Commentary on Ephesians 4:25-5:2
The opening word of the passage (in Greek, dio, “for this reason”) is a reminder to situate these instructions in their context in Ephesians.
The immediate context recalls the transformation of those who are in Christ: “You were taught to put away your former way of life… and to be renewed in the spirit of your minds and to clothe yourself with the new self” (4:22-24). In verse 25, the words “putting away falsehood” echo the putting away of one’s former way of life. The new life experienced in Christ is meant to have far-reaching effects, and it is precisely those effects that are elaborated in 4:25-5:2.
In the larger context of the letter, the gift of God in Christ has brought about reconciliation of Jews and Gentiles, creating one community, which the author describes metaphorically both as Christ’s “body” (e.g., 1:22-23) and as a building (2:21-22). Both metaphors are pertinent to the language of this passage, which reminds the reader that “we are members one of another” (4:25) and emphasizes “what is useful for building up” (4:29; cf. 4:12, 16). The behavior of the faithful should reflect the grace of God in Christ, and should benefit the community as a whole.
The instructions that follow focus on the power of speech. The writer cautions the reader about anger. Verse 26 quotes Ps 4:4 (LXX): “Be angry but do not sin.” The phrasing is not meant as an exhortation to anger, but is more likely conditional: “If you are angry, do not sin.” Anger is understood as a normal part of human emotional experience, yet also as an occasion for temptation (making “room for the devil,” verse 27). The solution is the limitation of anger: “Do not let the sun go down on your anger” (verse 26). Living with anger for an extended period is likely to lead to sin. In a later verse, the writer uses five different words that all indicate some variety of anger, perhaps in an order that suggests escalation: “bitterness and wrath and anger and wrangling and slander” (verse 31). All these are to be put away, as all represent a threat to the growth of the body.
The church has often had difficulty teaching about anger. While this passage and others sound an important cautionary note about the effects of anger on the community, too often the message has been that anger should be swallowed or ignored. The irony is that, in trying to act like “good Christians” who do not experience anger, anger that does exist often goes underground where it festers and creates more serious problems. The results can be easy to spot. In many congregations, what began as a small incident sometimes lingers for years because of the anger that exists on either side, anger that is never expressed. The situation applies to individuals within congregations as well as to conflicts between groups. Pastors and other leaders in the church often exacerbate the problem by skirting around the issue in order to avoid conflict themselves. Yet the “peace” that results is not rightly called “peace.” Sometimes it is “détente,” but other times it is barely contained hostility.
The passage itself contains a helpful corrective to this, in the opening maxim, “let all of us speak truth to our neighbors” (verse 25). The wording here reflects the earlier language of the chapter, which is also helpful: “Speaking the truth in love, let us grow up in every way into him who is the head, into Christ” (4:15). Speaking the truth in love can be a healing strategy in a situation of anger. Such speech identifies the situation for what it is, calling others to account, giving voice to feelings, and confessing one’s own participation in wrong-doing. When anger is the framework for such truth telling, the division of the body often results. Yet when love is the framework, healing can result. Even situations that seem intractable or unpardonable are sometimes transformed by this approach.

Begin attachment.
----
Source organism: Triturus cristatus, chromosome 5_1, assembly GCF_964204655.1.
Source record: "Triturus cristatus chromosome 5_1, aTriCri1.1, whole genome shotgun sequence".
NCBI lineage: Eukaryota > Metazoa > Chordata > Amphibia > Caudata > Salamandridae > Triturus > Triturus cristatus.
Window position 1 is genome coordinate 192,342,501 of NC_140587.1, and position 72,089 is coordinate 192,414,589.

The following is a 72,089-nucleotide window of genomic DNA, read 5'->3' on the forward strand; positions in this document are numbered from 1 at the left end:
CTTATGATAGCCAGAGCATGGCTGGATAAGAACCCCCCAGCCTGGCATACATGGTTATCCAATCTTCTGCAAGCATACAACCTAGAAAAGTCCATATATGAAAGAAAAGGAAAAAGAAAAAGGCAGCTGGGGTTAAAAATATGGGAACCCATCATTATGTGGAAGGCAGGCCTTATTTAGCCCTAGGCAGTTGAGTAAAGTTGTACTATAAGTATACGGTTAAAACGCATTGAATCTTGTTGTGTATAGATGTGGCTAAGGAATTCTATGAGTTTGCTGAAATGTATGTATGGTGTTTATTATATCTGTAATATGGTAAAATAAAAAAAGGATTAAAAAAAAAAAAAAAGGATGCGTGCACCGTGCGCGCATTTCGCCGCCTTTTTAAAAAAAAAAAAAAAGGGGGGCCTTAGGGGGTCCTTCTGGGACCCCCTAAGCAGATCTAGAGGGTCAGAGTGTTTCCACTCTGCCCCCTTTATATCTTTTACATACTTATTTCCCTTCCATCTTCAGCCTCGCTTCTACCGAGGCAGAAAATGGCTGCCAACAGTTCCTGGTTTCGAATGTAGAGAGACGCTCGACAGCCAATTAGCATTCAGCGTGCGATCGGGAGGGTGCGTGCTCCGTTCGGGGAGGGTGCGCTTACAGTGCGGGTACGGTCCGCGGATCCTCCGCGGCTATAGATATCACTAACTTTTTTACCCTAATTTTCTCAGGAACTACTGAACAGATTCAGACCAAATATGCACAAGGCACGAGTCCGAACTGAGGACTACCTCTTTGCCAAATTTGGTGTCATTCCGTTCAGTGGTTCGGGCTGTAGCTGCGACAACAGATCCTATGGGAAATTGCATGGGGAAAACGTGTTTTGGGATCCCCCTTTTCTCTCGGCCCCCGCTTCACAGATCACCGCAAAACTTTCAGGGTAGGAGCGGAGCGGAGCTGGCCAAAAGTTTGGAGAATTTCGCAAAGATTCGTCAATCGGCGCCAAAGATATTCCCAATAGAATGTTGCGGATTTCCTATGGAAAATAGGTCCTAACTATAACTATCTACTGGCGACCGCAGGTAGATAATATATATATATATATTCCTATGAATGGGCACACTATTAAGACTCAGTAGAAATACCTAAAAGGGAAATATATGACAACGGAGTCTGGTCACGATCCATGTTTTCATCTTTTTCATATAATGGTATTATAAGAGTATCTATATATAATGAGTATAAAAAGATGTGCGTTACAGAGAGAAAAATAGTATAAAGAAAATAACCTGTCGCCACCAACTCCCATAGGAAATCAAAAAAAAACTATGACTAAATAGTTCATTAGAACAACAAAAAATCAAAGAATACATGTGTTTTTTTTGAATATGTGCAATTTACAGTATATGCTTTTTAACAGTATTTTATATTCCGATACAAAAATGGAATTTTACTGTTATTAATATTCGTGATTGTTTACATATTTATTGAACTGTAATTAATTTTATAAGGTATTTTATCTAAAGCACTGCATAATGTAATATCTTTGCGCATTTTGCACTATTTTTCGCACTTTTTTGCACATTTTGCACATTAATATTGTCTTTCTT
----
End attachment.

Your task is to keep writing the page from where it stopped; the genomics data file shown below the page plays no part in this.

Other language within the passage helps to flesh out the notion of speaking the truth in love. Believers are to speak only “what is useful for building up, as there is need, so that your words may give grace to those who hear” (verse 29). The reader is also exhorted to be kind (or “generous”), tenderhearted (or “compassionate”), and forgiving of one another (verse 32). Just as the list related to anger in verse 31 may increase in intensity, so also the attributes of verse 32 may be sequential, with a generous heart giving way to compassion, leading toward true forgiveness.
The ultimate call is to imitate both God and Christ (5:1-2), whose love has been central to the message of Ephesians (cf. 2:4; 3:19) and is meant to characterize the life of faith (1:4; 3:17; 4:2, 15, 16). Although the command to “imitate” in the New Testament more commonly refers to the imitation of Christ or Paul (cf. 1 Corinthians 11:1; 1 Thessalonians 1:6), the call to imitate God is consistent with the viewpoint of Ephesians. Just as the Christian community was “created according to the likeness of God in true righteousness and holiness” (4:24), so here the “new self” of the believer is formed by the imitation of God. God’s love and reconciliation brought about though Christ should be formative of Christian life.
Even with the transformative effects of the love of God, the writer of Ephesians recognizes that sin does not disappear. The persistence of sin is not an indictment of the transformation itself but a reflection of human frailty. Many of the New Testament writings deal at length with the persistence of sin within the body of Christ. The language of 4:28, “Thieves must give up stealing” is a reminder that even thieves are to be found within the body–along with people doing every other act that is clearly identified as sin by both the Old and New Testaments. Ephesians provides an opportunity to address these practical and spiritual concerns in a way that “promotes the body’s growth in building itself up in love” (4:16).